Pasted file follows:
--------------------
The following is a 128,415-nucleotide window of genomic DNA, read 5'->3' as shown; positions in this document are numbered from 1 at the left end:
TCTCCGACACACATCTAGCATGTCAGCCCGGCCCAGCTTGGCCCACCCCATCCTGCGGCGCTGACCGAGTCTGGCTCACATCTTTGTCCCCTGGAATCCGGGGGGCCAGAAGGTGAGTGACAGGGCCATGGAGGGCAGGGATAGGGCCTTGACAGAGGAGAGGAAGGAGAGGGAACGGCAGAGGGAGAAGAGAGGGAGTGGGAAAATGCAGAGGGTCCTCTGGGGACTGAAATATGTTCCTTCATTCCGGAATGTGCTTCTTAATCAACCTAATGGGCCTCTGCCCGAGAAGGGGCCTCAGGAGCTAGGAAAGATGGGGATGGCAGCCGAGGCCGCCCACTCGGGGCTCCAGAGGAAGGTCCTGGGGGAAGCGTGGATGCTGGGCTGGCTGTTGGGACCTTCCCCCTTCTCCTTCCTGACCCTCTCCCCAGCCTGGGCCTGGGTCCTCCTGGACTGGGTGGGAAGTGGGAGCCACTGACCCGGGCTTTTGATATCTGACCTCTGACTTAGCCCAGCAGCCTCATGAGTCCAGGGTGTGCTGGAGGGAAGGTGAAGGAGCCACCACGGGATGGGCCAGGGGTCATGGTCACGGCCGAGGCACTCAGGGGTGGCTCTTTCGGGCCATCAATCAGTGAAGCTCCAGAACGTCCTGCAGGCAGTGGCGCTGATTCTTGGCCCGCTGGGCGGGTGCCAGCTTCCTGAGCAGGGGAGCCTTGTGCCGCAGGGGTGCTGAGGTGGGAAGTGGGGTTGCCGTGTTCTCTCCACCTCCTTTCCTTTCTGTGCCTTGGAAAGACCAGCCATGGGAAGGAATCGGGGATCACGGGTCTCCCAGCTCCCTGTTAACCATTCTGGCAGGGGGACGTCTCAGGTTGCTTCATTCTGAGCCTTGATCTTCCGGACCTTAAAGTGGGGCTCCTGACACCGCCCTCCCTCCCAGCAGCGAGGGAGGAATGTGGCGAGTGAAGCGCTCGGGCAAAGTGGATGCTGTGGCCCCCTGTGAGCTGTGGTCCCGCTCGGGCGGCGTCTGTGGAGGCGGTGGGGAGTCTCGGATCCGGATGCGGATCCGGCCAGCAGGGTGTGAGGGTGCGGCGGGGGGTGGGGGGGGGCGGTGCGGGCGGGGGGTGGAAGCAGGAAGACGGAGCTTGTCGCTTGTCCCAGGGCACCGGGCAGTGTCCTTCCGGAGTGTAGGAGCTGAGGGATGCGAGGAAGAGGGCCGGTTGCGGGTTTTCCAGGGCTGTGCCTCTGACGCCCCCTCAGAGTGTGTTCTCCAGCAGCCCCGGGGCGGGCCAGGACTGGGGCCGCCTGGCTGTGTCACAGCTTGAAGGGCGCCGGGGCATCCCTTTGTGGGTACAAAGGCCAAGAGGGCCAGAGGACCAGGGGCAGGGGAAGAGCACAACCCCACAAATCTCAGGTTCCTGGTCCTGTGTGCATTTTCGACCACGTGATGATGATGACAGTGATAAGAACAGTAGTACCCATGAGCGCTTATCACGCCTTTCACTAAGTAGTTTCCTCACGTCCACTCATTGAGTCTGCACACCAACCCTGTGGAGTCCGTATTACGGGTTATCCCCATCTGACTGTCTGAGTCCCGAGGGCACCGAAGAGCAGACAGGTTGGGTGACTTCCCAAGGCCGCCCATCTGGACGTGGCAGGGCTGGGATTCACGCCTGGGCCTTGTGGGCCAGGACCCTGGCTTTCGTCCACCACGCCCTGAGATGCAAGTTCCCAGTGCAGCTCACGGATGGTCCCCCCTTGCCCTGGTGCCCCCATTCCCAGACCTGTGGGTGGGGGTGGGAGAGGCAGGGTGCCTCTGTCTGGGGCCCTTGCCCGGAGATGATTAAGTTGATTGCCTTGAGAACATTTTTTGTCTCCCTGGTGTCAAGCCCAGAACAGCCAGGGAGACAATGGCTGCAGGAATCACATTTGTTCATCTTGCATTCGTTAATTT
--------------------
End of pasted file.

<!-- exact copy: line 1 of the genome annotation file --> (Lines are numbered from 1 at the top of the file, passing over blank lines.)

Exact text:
The following is a 128,415-nucleotide window of genomic DNA, read 5'->3' as shown; positions in this document are numbered from 1 at the left end: